What interests you?
You can combine the study of computer science or data science with whatever matters most to you.
A tech job doesn’t have to mean working for Google or Apple or Microsoft (though those are options, too!).
Tech-related jobs exist in every career field, from global tourism to graphic design to medicine.
Here are just a handful of literally thousands of examples:
Tech in healthcare
Tech shapes our health in countless ways, from new medical imaging techniques to apps that better connect patients with doctors. In the field of biotechnology, for example, technologists are creating artificial hearts that run on specialized software and are using tiny embedded computers to restore people’s senses of hearing or sight.
Tech in urban policy
Making good decisions for cities requires us to envision the future. We can develop computational models that account for a profound range of human, economic, and environmental factors, and then use those projections to make decisions about everything from traffic-light timing to highway placement to drinking-water purification.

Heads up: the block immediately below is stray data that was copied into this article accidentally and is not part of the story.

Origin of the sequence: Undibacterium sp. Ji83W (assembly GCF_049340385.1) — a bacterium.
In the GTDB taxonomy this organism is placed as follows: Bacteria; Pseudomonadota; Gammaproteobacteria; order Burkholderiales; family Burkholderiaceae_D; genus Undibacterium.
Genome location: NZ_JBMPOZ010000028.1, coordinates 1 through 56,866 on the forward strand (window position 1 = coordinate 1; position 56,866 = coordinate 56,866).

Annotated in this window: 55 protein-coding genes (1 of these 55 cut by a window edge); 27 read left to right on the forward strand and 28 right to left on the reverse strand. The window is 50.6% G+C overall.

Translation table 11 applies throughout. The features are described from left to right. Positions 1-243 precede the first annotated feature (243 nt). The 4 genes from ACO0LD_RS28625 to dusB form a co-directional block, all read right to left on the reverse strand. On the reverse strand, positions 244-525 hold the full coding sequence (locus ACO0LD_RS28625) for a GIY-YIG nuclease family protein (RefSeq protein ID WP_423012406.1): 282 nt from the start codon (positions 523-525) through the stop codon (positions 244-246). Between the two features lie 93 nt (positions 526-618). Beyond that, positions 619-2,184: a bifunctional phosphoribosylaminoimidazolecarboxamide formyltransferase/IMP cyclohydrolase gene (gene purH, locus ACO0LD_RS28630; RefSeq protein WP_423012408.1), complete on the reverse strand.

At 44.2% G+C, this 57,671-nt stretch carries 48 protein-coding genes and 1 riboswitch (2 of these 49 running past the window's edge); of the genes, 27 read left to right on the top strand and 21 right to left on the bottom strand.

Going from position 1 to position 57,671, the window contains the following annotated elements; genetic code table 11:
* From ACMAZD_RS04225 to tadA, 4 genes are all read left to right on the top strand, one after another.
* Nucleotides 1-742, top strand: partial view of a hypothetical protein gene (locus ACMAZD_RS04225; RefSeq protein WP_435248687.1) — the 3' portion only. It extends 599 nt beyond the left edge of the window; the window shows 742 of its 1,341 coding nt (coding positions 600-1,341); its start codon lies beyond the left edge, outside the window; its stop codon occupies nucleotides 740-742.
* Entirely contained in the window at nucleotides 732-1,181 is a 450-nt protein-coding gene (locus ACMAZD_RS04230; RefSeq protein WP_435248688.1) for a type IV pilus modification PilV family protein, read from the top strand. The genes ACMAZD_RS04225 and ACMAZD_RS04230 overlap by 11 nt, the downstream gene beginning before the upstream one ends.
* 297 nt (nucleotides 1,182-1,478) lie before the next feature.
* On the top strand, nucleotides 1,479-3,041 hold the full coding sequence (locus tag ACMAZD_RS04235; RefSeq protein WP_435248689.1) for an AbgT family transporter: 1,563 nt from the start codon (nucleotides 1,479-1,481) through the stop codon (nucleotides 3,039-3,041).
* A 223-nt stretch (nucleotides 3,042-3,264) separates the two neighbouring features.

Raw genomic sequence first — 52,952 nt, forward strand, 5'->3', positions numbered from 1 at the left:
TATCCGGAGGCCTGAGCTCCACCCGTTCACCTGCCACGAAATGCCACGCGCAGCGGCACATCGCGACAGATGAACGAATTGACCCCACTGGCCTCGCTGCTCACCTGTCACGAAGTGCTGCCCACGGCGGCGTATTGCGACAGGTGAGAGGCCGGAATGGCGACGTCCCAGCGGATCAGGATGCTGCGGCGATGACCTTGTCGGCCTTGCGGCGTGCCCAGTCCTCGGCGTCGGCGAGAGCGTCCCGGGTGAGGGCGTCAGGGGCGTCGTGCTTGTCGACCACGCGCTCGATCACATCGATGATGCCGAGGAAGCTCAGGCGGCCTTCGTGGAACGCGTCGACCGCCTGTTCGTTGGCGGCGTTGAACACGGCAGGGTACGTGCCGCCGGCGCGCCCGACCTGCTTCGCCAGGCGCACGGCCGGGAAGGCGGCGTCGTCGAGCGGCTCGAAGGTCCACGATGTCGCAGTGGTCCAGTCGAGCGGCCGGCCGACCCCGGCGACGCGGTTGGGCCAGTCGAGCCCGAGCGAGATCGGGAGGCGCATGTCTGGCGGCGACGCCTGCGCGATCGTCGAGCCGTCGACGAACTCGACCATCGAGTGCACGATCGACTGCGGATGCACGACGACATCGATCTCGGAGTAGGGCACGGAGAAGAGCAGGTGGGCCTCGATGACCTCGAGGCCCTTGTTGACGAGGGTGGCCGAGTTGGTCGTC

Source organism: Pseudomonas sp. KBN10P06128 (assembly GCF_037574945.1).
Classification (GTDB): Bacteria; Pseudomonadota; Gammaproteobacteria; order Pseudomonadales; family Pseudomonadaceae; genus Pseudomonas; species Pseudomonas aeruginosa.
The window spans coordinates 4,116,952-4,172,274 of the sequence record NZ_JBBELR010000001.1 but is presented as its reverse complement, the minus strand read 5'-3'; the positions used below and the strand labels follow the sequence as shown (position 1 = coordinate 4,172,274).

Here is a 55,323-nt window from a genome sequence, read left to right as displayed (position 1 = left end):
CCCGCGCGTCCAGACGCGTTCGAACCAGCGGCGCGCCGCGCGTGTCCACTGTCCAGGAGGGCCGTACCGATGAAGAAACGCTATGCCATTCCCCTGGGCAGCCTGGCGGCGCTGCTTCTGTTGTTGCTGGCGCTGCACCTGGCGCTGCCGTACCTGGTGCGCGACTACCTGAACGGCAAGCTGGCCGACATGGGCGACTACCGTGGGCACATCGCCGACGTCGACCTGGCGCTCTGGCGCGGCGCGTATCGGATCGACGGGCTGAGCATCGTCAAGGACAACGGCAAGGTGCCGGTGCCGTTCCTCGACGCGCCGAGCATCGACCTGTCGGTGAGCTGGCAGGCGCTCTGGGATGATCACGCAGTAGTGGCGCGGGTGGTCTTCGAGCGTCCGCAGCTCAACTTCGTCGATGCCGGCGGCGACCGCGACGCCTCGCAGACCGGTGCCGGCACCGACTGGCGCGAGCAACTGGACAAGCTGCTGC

Tech in business
Technology drives nearly every aspect of successful companies. This is true whether you are using artificial intelligence to better engage with customers, adjusting models to forecast smarter investments, harnessing the power of blockchain, or developing the new technologies that will become tomorrow’s consumer products.
Tech in the performing arts
Computer programs control the lighting sequences that illuminate performances and the stage rigging that allows actors to seemingly fly through the air in Broadway plays such as Spider-Man: Turn Off the Dark. Dancers use motion-tracking technology to record performances for “movement libraries,” and music is composed in specialized software.
Tech in biology
Computational biology is a fast-growing field as scientists master the power of the human genome. You could help to develop new gene-sequencing technologies powered by machine learning, identify genetic markers that help to predict diseases, evaluate and model population-level health, or use data mining to improve cancer treatment.
Tech in photo and film
Programmers recently introduced “neural filters” to Photoshop that allow us to alter a person’s facial expression or how old they look. Software lets us make fine-grained edits to film, eliminating or changing portions of a scene. Can you spot a “deep fake” video? An understanding of computing could help you to do just that.